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As An Ex-Banker: Student Loan Repayment

Hello Professor!

This is your former student, one year post personal finance class, and I am in need of advice.


Here’s the backstory. After spending one year in the IT Consulting world, making 70K and being equally stressed to the detriment of my health, I jumped ship (per the advice of my employer, they noticed I wasn’t sleeping). I left on good terms and with a fair severance pay. At this point of life re-evaluation I like the idea of taking however much time is necessary to ensure that misery is not a part of my daily routine at my next gig.


I have about 30K in student loans not paid off, interest rates ranging from 3.4% to 5%. The actual breakdown:

  • Loan A, minimum monthly payment $130/mo for 120 months: [12K @ 5%];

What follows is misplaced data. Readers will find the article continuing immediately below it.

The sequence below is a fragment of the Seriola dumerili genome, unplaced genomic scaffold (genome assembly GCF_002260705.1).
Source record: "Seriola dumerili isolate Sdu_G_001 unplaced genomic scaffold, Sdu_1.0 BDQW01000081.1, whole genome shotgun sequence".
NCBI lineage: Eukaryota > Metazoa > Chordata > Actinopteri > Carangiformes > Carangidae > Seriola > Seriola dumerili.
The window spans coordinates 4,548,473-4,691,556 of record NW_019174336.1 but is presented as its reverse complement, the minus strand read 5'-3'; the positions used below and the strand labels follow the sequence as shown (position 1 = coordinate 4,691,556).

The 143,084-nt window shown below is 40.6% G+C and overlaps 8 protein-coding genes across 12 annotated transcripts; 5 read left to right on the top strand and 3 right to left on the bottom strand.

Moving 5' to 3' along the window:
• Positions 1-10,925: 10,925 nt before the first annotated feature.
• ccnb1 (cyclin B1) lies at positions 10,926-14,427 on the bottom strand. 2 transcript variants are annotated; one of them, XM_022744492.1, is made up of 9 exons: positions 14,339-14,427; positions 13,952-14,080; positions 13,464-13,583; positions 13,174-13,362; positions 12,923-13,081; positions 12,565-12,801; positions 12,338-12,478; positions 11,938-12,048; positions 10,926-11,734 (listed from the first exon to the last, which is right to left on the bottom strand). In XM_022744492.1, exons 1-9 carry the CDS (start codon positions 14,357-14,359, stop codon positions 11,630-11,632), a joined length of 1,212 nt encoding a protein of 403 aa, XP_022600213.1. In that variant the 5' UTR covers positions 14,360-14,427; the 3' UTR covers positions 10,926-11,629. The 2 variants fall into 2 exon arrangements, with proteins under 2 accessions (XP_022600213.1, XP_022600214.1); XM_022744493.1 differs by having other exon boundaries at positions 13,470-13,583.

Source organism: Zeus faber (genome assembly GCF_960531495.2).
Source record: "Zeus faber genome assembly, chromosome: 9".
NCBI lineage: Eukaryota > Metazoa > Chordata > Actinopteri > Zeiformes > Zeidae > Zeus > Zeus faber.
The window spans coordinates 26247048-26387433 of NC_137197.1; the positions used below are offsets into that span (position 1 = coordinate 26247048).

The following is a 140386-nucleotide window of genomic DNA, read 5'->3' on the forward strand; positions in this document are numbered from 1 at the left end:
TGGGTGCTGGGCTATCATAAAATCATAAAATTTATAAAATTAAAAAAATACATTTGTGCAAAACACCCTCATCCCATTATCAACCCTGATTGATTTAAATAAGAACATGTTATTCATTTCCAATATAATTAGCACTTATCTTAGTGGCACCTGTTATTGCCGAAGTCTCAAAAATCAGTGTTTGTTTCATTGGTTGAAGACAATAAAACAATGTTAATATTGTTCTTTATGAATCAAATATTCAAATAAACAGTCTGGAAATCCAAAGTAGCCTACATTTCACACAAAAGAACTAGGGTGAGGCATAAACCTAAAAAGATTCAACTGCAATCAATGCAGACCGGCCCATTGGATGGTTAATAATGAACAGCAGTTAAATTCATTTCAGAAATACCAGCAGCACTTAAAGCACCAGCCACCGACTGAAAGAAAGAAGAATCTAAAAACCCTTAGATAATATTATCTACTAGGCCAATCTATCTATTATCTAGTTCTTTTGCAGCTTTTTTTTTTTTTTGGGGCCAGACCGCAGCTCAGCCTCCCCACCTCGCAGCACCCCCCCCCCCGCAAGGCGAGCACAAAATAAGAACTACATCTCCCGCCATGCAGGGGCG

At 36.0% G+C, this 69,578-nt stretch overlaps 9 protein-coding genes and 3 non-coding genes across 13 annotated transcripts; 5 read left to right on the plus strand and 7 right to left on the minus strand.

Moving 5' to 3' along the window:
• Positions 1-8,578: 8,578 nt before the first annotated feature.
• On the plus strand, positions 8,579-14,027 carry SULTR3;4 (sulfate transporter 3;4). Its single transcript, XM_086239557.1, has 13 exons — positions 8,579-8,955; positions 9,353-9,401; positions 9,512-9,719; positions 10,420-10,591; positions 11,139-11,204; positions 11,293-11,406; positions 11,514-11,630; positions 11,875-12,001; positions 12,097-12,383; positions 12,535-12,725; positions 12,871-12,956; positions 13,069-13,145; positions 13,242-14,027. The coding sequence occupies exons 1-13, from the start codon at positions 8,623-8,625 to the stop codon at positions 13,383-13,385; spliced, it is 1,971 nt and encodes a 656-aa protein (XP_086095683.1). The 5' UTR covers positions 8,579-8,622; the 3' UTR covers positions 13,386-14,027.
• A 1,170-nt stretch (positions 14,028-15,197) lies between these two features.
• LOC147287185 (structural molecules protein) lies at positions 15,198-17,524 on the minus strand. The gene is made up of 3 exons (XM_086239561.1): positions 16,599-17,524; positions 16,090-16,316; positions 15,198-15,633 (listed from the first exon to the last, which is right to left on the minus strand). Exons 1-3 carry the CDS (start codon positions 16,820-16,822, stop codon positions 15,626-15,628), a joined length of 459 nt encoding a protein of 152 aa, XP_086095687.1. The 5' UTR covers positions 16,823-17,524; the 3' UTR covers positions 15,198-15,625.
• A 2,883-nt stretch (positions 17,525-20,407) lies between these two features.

• Loan B, total 18K, minimum monthly payment for all of Loan B $150/mo for 120 months [10K @ 3.4%, 5K @ 4%, and 3K @ 4.5%]).

My monthly expenses run between 1K to 1.5K and I have around 15K in savings (not including emergency funds, which is 3K and then 4K in a HSA account which can only be used for health expenses, I’m wanting to use all of that 15K towards paying off loans).

What advice do you have for planning my budget? I want to remove as much principal from my loans now to lower my interest payments. I may be able to defer paying monthly payments with no interest accruing for both my loans citing unemployment as the reason, another case might involve interest accruing as normal but monthly payment not required.


Any and all advice would be appreciated, thank you! Let me know if any of this info needs clarifying.


AF in Houston


Dear AF,

Thanks for reaching out, I’m glad to hear you’re continuing to track a lot of the things we discussed in the Personal Finance course last year.